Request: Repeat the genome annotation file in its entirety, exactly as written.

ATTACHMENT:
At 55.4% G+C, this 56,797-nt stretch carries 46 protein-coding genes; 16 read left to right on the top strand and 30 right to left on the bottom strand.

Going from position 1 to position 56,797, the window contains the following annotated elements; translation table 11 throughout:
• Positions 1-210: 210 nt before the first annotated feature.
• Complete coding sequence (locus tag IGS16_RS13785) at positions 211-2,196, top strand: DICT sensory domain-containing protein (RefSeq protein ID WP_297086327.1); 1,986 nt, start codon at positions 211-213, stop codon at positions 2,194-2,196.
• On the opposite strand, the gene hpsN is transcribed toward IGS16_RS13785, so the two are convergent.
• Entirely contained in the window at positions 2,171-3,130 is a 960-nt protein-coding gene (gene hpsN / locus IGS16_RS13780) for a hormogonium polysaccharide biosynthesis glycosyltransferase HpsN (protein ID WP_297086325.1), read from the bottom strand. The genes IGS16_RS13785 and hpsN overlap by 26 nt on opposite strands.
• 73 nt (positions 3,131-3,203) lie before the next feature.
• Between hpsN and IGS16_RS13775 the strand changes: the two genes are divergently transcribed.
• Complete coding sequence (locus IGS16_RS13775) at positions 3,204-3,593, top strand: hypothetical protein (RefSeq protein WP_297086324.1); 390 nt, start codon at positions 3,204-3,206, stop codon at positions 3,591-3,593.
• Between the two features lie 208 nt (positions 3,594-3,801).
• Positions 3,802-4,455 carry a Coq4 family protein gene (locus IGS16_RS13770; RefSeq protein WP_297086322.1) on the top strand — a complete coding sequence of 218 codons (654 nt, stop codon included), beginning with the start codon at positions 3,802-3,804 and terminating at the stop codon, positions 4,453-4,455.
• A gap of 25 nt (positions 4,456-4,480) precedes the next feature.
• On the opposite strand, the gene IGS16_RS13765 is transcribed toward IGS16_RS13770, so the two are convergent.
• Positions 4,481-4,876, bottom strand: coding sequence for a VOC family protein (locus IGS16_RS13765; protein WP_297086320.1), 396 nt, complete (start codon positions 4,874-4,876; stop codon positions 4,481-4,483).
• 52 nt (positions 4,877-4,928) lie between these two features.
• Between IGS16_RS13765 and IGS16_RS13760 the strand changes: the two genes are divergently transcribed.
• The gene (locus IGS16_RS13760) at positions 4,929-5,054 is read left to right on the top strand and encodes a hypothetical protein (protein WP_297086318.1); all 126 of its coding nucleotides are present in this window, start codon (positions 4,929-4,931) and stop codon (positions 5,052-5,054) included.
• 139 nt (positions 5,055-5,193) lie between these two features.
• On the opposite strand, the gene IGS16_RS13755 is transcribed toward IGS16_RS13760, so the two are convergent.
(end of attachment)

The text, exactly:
At 55.4% G+C, this 56,797-nt stretch carries 46 protein-coding genes; 16 read left to right on the top strand and 30 right to left on the bottom strand.

Going from position 1 to position 56,797, the window contains the following annotated elements; translation table 11 throughout:
• Positions 1-210: 210 nt before the first annotated feature.
• Complete coding sequence (locus tag IGS16_RS13785) at positions 211-2,196, top strand: DICT sensory domain-containing protein (RefSeq protein ID WP_297086327.1); 1,986 nt, start codon at positions 211-213, stop codon at positions 2,194-2,196.
• On the opposite strand, the gene hpsN is transcribed toward IGS16_RS13785, so the two are convergent.
• Entirely contained in the window at positions 2,171-3,130 is a 960-nt protein-coding gene (gene hpsN / locus IGS16_RS13780) for a hormogonium polysaccharide biosynthesis glycosyltransferase HpsN (protein ID WP_297086325.1), read from the bottom strand. The genes IGS16_RS13785 and hpsN overlap by 26 nt on opposite strands.
• 73 nt (positions 3,131-3,203) lie before the next feature.
• Between hpsN and IGS16_RS13775 the strand changes: the two genes are divergently transcribed.
• Complete coding sequence (locus IGS16_RS13775) at positions 3,204-3,593, top strand: hypothetical protein (RefSeq protein WP_297086324.1); 390 nt, start codon at positions 3,204-3,206, stop codon at positions 3,591-3,593.
• Between the two features lie 208 nt (positions 3,594-3,801).
• Positions 3,802-4,455 carry a Coq4 family protein gene (locus IGS16_RS13770; RefSeq protein WP_297086322.1) on the top strand — a complete coding sequence of 218 codons (654 nt, stop codon included), beginning with the start codon at positions 3,802-3,804 and terminating at the stop codon, positions 4,453-4,455.
• A gap of 25 nt (positions 4,456-4,480) precedes the next feature.
• On the opposite strand, the gene IGS16_RS13765 is transcribed toward IGS16_RS13770, so the two are convergent.
• Positions 4,481-4,876, bottom strand: coding sequence for a VOC family protein (locus IGS16_RS13765; protein WP_297086320.1), 396 nt, complete (start codon positions 4,874-4,876; stop codon positions 4,481-4,483).
• 52 nt (positions 4,877-4,928) lie between these two features.
• Between IGS16_RS13765 and IGS16_RS13760 the strand changes: the two genes are divergently transcribed.
• The gene (locus IGS16_RS13760) at positions 4,929-5,054 is read left to right on the top strand and encodes a hypothetical protein (protein WP_297086318.1); all 126 of its coding nucleotides are present in this window, start codon (positions 4,929-4,931) and stop codon (positions 5,052-5,054) included.
• 139 nt (positions 5,055-5,193) lie between these two features.
• On the opposite strand, the gene IGS16_RS13755 is transcribed toward IGS16_RS13760, so the two are convergent.